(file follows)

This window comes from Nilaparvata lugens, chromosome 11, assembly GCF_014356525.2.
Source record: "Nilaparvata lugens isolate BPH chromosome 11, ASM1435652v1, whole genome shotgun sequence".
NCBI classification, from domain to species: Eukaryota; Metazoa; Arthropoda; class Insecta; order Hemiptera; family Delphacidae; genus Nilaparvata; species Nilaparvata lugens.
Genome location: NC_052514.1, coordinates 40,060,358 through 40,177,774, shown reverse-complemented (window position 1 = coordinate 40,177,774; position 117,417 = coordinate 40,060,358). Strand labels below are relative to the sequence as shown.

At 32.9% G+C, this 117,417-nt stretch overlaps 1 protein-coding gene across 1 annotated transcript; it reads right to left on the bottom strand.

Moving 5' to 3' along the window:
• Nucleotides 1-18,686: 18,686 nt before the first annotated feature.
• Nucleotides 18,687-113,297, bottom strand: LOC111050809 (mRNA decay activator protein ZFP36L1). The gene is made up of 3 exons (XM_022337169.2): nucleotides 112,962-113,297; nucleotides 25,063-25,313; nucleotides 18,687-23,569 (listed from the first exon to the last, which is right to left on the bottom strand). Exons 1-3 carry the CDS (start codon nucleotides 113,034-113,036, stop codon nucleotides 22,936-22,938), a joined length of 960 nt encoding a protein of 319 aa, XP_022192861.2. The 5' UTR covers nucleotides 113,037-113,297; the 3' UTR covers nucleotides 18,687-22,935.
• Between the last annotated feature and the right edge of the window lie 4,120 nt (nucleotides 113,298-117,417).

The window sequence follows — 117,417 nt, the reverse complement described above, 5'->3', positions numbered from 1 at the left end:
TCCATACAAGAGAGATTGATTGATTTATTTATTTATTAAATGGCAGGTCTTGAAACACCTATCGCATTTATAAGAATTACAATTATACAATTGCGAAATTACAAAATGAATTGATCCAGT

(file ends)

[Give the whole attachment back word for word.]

This window comes from Nilaparvata lugens, chromosome 11, assembly GCF_014356525.2.
Source record: "Nilaparvata lugens isolate BPH chromosome 11, ASM1435652v1, whole genome shotgun sequence".
NCBI classification, from domain to species: Eukaryota; Metazoa; Arthropoda; class Insecta; order Hemiptera; family Delphacidae; genus Nilaparvata; species Nilaparvata lugens.
Genome location: NC_052514.1, coordinates 40,060,358 through 40,177,774, shown reverse-complemented (window position 1 = coordinate 40,177,774; position 117,417 = coordinate 40,060,358). Strand labels below are relative to the sequence as shown.

At 32.9% G+C, this 117,417-nt stretch overlaps 1 protein-coding gene across 1 annotated transcript; it reads right to left on the bottom strand.

Moving 5' to 3' along the window:
• Nucleotides 1-18,686: 18,686 nt before the first annotated feature.
• Nucleotides 18,687-113,297, bottom strand: LOC111050809 (mRNA decay activator protein ZFP36L1). The gene is made up of 3 exons (XM_022337169.2): nucleotides 112,962-113,297; nucleotides 25,063-25,313; nucleotides 18,687-23,569 (listed from the first exon to the last, which is right to left on the bottom strand). Exons 1-3 carry the CDS (start codon nucleotides 113,034-113,036, stop codon nucleotides 22,936-22,938), a joined length of 960 nt encoding a protein of 319 aa, XP_022192861.2. The 5' UTR covers nucleotides 113,037-113,297; the 3' UTR covers nucleotides 18,687-22,935.
• Between the last annotated feature and the right edge of the window lie 4,120 nt (nucleotides 113,298-117,417).

The window sequence follows — 117,417 nt, the reverse complement described above, 5'->3', positions numbered from 1 at the left end:
TCCATACAAGAGAGATTGATTGATTTATTTATTTATTAAATGGCAGGTCTTGAAACACCTATCGCATTTATAAGAATTACAATTATACAATTGCGAAATTACAAAATGAATTGATCCAGT